The Church today may not possess the wealth it once did, but there is still a demand for financial services with a Christian touch. The Pax Bank in Cologne has been meeting those needs for nearly 90 years.
The bishopric of Cologne has its own bank
The 20th World Youth Day is well underway: 400,000 faithful have come to Cologne to show their Catholic devotion and that number is expected to double for Benedict XVI's mass on Sunday.
The massive event is drawing financial support from many sources, including the German dioceses, the city of Cologne, the state of North Rhine-Westphalia, the Federal Government and the European Union. Pilgrims are also required to pay a fee according to the economic strength of their home country. The Cologne-based Pax Bank is administering all the pontifical resources.
The bank manages the finances of priests and other clergy members in the Catholic Church, as well as church institutions like the dioceses and the charity organization Caritas. In a modest edifice in Cologne's city center about 180 employees make sure that finances of the church and its leaders stay in the black. They are also managing the finances of the World Youth Day.
What does it mean to manage monies of this magnitude? Dr. Christoph Berndoff, Director of the Pax Bank, explained the nitty gritty of the bank's mission to Deutsche Welle. The Pax Bank, he said, is responsible for "organizing the transactions both nationally and internationally, as well as securing foreign currency exchange rates from nearby countries like England and Switzerland as well as Australia, America and Canada."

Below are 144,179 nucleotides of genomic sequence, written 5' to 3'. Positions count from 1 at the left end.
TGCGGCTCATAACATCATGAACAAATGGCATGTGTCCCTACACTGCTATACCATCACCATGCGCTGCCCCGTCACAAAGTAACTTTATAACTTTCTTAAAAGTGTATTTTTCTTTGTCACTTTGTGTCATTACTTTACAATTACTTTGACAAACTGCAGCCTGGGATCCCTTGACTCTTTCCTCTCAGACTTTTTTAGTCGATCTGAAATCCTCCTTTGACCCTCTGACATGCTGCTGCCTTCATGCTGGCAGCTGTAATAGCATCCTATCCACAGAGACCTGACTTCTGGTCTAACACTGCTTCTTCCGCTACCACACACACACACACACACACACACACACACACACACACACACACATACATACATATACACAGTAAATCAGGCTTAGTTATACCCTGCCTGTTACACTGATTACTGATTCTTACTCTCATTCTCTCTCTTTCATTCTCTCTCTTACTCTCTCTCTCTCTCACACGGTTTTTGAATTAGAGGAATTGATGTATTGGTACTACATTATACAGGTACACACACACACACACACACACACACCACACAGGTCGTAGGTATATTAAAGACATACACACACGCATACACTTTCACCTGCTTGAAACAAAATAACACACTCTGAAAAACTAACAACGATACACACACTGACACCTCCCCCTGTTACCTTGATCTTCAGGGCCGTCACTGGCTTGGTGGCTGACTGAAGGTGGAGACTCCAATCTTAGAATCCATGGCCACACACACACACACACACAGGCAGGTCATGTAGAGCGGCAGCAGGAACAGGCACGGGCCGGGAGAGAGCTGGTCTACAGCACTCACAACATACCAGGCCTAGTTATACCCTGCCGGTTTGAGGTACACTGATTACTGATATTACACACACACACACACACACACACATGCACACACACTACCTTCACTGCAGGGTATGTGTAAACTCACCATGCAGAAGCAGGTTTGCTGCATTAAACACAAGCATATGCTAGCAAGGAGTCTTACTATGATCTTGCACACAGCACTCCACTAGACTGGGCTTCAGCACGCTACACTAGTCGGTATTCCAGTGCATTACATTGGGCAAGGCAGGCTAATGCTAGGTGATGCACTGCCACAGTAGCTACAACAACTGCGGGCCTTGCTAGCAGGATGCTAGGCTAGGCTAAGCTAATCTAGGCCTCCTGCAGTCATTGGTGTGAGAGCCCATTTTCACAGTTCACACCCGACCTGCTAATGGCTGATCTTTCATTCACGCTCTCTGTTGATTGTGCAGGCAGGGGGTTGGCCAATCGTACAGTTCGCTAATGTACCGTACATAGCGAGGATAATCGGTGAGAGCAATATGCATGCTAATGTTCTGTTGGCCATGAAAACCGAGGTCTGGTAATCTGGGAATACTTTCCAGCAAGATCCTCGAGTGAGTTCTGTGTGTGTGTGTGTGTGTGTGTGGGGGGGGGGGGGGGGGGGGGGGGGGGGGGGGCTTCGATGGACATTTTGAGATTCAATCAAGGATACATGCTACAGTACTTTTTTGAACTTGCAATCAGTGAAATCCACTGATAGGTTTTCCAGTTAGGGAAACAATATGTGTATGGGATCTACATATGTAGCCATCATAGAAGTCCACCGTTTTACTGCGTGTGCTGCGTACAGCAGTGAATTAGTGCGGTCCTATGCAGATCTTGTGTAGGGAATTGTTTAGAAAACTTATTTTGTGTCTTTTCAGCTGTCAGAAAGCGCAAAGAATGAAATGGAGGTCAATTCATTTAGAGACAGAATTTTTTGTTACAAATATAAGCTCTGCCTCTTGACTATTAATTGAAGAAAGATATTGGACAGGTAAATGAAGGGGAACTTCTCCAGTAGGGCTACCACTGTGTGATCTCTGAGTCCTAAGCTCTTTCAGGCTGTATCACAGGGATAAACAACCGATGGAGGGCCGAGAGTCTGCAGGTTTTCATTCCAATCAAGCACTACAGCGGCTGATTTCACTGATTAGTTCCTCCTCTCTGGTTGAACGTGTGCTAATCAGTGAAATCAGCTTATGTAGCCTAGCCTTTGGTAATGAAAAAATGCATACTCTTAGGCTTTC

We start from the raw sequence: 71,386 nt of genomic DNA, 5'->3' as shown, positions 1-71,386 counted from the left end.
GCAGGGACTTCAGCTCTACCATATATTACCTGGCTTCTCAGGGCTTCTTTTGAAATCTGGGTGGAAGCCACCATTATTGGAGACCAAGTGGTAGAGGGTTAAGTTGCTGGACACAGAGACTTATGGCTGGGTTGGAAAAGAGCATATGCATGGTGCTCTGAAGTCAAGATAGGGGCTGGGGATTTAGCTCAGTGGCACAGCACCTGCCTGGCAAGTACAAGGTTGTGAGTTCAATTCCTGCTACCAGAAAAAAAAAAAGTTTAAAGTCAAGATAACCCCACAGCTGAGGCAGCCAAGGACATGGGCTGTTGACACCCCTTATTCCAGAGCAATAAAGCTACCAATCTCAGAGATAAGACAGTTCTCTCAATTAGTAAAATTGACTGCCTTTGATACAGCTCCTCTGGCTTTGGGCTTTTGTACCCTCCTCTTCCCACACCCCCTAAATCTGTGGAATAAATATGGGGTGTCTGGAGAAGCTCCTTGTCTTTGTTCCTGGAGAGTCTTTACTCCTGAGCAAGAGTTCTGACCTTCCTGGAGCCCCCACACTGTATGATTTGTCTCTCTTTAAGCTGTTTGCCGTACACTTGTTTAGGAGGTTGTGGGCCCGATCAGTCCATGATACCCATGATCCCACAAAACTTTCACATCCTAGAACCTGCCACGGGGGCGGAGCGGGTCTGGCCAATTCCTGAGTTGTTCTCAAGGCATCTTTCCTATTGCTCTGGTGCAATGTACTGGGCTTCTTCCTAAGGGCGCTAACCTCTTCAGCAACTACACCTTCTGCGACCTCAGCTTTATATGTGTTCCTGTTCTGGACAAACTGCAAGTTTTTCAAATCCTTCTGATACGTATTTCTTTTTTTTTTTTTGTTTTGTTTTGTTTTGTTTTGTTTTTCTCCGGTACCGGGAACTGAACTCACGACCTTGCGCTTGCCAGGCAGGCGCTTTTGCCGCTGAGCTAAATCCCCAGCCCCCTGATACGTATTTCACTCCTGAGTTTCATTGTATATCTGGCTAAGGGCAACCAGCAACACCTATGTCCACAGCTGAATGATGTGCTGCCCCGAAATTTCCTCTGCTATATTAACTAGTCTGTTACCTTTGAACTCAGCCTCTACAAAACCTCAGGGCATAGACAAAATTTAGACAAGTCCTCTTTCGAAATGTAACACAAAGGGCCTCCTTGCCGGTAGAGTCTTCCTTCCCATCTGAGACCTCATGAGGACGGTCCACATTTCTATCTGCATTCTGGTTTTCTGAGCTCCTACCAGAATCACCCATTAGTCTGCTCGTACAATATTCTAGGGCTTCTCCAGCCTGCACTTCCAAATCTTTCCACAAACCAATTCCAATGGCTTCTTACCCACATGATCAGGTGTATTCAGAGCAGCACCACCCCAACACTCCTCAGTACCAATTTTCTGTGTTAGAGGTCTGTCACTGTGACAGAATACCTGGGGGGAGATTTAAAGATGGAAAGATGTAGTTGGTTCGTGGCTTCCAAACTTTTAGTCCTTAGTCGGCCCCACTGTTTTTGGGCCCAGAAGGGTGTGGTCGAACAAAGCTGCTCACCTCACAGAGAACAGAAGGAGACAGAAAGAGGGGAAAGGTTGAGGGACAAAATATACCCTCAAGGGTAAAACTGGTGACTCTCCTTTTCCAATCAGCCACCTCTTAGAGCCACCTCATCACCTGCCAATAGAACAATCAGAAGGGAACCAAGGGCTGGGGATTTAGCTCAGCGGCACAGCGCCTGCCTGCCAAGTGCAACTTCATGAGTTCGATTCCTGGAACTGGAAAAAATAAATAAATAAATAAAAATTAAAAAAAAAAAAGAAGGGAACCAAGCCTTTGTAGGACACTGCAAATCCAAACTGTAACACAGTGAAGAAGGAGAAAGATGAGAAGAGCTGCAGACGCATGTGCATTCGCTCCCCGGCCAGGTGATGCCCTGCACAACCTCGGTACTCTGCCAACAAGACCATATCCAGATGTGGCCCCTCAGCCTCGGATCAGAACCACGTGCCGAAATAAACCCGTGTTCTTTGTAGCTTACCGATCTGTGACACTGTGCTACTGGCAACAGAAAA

The Pope on the Rhine.
Pass the collection plate, please!
For World Youth Day 2005, the Pax Bank, founded in 1917, designed a finance concept to ensure a smooth flow of funds during the mammoth event. It also handles mundane tasks like collections during mass.
At the last World Youth Day in Toronto, the church was disappointed by a poorly managed collection system unable to deal with the overwhelming masses of faithful. The Pax Bank in Cologne is well prepared to collect from each and every pilgrim, said Berndoff.
"For the final mass, where we're expecting over 800,000 worshipers, the collection will be organized with many, many points where people can make a donation," he said. "It won't happen again that, like in Toronto, lots of eager donators weren't able to even reach a collection box."
A bank with a moral mission
The Pax Bank, unlike most other banks, has something of a spiritual mission. Founded by the parish priest Peter Limberg as a savings-and-loan bank, it was from the beginning a financial institution espousing values such as self-reliance and autonomy. Its purpose has been, according to Berndoff, to be a refuge for funds the clergy did not entrust leaving to "worldly" banks.
Pilgrims on the way to Cologne.
"The special thing about the Pax Bank," Berndoff said, "is that we only deal with Church business. Otherwise, we're really just a normal bank. We offer similar services, however ours are tailored to the needs of the clergy, especially their retirement funds, a major issue in Germany and all over the world today."
Aside from serving the clergy and managing World Youth Day finances, the Pax Bank, which deals with an investment volume worth three billon euros, must monitor its investments to ensure a high ethical standard. This is the greatest mission of the bank, said Berndoff.
"If we don't look at the ethical implications of our investments, who else will do it?" asked Berndoff. "Only a bank shaped by Christian values will ensure that our investments meet a certain standard."
Currently the bank has about 5,000 institutional customers, from small parishes to large Catholic hospitals. In addition there are about 24,000 private Christian customers, including evangelical, non-Catholic ones. As for atheists, they're out in the cold. "It doesn't come into question," Berndoff said. "Our business is shaped by Christian values, and atheists can't open an account here."